The Advisory Commission on Electronic Commerce was a group established by the U.S. Congress under the Internet Tax Freedom Act of 1998 As set forth in the Act, the Commission’s statutory mandate was to study “federal, state and local, and international taxation and tariff treatment of transactions using the Internet and Internet access and other comparable intrastate, interstate or international sales activities.” The Act required the Commission to complete its study within 18 months and transmit its findings, including any legislative recommendations, to Congress.
The Act directed Senate and House leadership to appoint 19 commissioners including: the Secretary of Commerce, the Secretary of the Treasury and the U.S. Trade Representative (or their respective delegates), eight representatives from state and local governments (including one from a state or local government that does not impose a sales tax, and one representative from a state that does not impose an income tax), and eight representatives from the e-commerce industry (including small businesses), telecommunications carriers, local retail business and consumer groups.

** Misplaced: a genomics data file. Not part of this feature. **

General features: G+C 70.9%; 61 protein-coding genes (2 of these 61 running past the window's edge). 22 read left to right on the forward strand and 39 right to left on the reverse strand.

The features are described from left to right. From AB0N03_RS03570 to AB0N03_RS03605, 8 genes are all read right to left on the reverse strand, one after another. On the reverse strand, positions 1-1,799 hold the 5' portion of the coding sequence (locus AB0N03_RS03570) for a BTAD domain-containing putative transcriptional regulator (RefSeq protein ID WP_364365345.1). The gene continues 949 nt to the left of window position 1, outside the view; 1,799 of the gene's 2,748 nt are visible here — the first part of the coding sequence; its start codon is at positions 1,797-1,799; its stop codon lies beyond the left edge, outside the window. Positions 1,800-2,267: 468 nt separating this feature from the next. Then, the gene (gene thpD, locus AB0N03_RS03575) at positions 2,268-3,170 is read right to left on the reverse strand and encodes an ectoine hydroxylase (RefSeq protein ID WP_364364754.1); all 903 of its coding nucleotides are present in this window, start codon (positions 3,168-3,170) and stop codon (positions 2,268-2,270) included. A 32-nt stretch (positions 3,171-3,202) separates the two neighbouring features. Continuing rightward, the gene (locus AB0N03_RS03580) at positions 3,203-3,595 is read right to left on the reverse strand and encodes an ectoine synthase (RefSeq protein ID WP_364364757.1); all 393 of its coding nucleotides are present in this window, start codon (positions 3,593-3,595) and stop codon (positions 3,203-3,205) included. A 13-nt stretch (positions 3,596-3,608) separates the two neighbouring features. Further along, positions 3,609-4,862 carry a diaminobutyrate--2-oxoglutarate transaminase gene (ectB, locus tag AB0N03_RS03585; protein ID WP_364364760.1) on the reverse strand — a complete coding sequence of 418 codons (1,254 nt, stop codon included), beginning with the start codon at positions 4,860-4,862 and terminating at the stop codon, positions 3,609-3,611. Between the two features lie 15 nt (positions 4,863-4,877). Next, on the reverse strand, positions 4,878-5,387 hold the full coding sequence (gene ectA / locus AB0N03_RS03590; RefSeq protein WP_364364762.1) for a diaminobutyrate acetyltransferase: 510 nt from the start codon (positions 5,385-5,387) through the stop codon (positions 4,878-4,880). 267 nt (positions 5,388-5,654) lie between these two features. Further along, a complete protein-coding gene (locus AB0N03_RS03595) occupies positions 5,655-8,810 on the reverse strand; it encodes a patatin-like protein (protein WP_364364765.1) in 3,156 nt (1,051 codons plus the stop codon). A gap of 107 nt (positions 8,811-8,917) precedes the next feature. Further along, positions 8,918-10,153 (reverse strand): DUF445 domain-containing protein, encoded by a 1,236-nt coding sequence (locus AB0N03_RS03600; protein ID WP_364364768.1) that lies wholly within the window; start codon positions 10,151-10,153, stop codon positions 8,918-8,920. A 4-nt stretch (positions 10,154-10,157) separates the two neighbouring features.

The Commission completed its work with its Report to Congress, which was delivered on April 12, 2000, ahead of schedule. The Commission's offices are now closed.
The Commission met in four in-person meetings: Williamsburg, Virginia; New York City, New York; San Francisco, California; and Dallas, Texas. At its final meeting in Dallas on March 20 and 21, 2000, the Commission voted on a number of proposals bearing on the subject of the Commission's charter. Certain of those proposals received a 2/3rds vote and, pursuant to the statute, and represent findings and recommendations of the Commission. Other proposals, including those pertaining to state sales and use taxes, received a majority vote of the Commissioners and were identified as such throughout the report. Under the terms of the statute, those proposals did not constitute formal findings or recommendations of the Commission.